Development of a BMIDA Larock reaction and its application in total synthesis
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Indoles are ubiquitous in natural products and in pharmaceuticals. Methods for their synthesis range from the classic Fischer synthesis to more modern, transition metal-catalysed reactions. One such method of indole synthesis is the Larock reaction, where a 2-haloaniline (usually iodoaniline, although recently, Larock reactions using bromo- and chloro-anilines have been disclosed) reacts with an internal alkyne, in the presence of Pd catalyst and a base (a chloride additive is often beneficial) to give a 2,3-disubtituted indole. A key feature of the Larock indole synthesis is its excellent regioselectivity, if one of the groups on the alkyne is larger than the other. Work in this thesis concerns the Larock reaction of 2-iodoanilines and borylated alkynes to form 2,3-difunctionalised indoles bearing a useful synthetic linchpin, N-methyliminodiacetic acid boronic ester (BMIDA), at the 2-position. The second chapter of this thesis concerns the optimisation of this so-called BMIDA Larock reaction on a model substrate. These optimised conditions would be used to create a variety of indoles bearing varied functionality about the benzenoid core of the indole and at the C-3 of the indole, all with a BMIDA group at C-2 which is amenable to Suzuki-Miyaura cross-coupling. It was found that two sets of conditions would be required depending on whether the carbon attached to the C-3 of the indole product would be sp2 or sp3. It was discovered that the relatively bulky BMIDA group was large enough to leverage the regioselectivity of the Larock reaction, resulting in the BMIDA group being reliably placed at the C-2 of the indole products. The third chapter involves using this developed methodology in the total synthesis of indole alkaloids. Initially, three alkaloids were targeted, each of which were proposed to be made in just several steps from a common intermediate. However, two of these failed due to the inability to form a macrocycle in one, and unexpected reactivity during a ring-closing step in the other. The third alkaloid, Goniomitine, was successfully synthesised.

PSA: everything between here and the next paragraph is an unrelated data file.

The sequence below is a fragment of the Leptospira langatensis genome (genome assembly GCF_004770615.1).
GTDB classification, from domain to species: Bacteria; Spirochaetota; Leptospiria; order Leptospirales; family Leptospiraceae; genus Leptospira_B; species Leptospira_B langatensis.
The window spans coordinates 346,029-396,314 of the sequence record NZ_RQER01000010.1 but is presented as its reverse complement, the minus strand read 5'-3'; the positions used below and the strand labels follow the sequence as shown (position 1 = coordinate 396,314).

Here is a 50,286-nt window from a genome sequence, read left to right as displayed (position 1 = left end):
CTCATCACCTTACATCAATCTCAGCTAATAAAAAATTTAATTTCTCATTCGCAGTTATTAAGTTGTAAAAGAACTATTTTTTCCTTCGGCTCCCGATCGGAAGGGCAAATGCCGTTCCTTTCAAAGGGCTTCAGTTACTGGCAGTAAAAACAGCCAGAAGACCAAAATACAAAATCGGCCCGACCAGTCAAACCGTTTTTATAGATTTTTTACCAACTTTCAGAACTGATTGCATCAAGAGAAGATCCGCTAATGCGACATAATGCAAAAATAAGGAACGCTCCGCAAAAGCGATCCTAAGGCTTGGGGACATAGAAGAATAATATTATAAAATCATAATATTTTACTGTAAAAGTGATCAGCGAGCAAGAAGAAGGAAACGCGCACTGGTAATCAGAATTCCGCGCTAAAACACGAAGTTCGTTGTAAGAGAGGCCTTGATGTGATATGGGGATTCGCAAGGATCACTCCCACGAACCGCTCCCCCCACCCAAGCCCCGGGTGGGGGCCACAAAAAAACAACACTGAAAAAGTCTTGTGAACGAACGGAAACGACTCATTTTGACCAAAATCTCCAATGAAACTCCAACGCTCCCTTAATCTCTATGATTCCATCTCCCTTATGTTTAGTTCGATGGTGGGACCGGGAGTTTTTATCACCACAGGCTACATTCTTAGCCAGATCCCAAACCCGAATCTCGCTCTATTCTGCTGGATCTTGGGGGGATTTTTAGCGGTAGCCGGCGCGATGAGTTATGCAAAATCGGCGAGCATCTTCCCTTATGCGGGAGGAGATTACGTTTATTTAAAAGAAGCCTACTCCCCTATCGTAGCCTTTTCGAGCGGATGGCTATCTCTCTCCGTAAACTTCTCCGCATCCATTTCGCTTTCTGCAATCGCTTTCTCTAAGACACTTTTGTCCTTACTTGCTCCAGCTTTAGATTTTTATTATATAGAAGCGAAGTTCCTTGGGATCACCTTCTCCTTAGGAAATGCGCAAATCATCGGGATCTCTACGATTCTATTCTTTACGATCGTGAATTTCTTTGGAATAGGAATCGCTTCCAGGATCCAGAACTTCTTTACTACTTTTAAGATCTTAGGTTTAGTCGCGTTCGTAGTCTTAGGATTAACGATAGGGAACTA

Thesis, PhD Doctor of Philosophy
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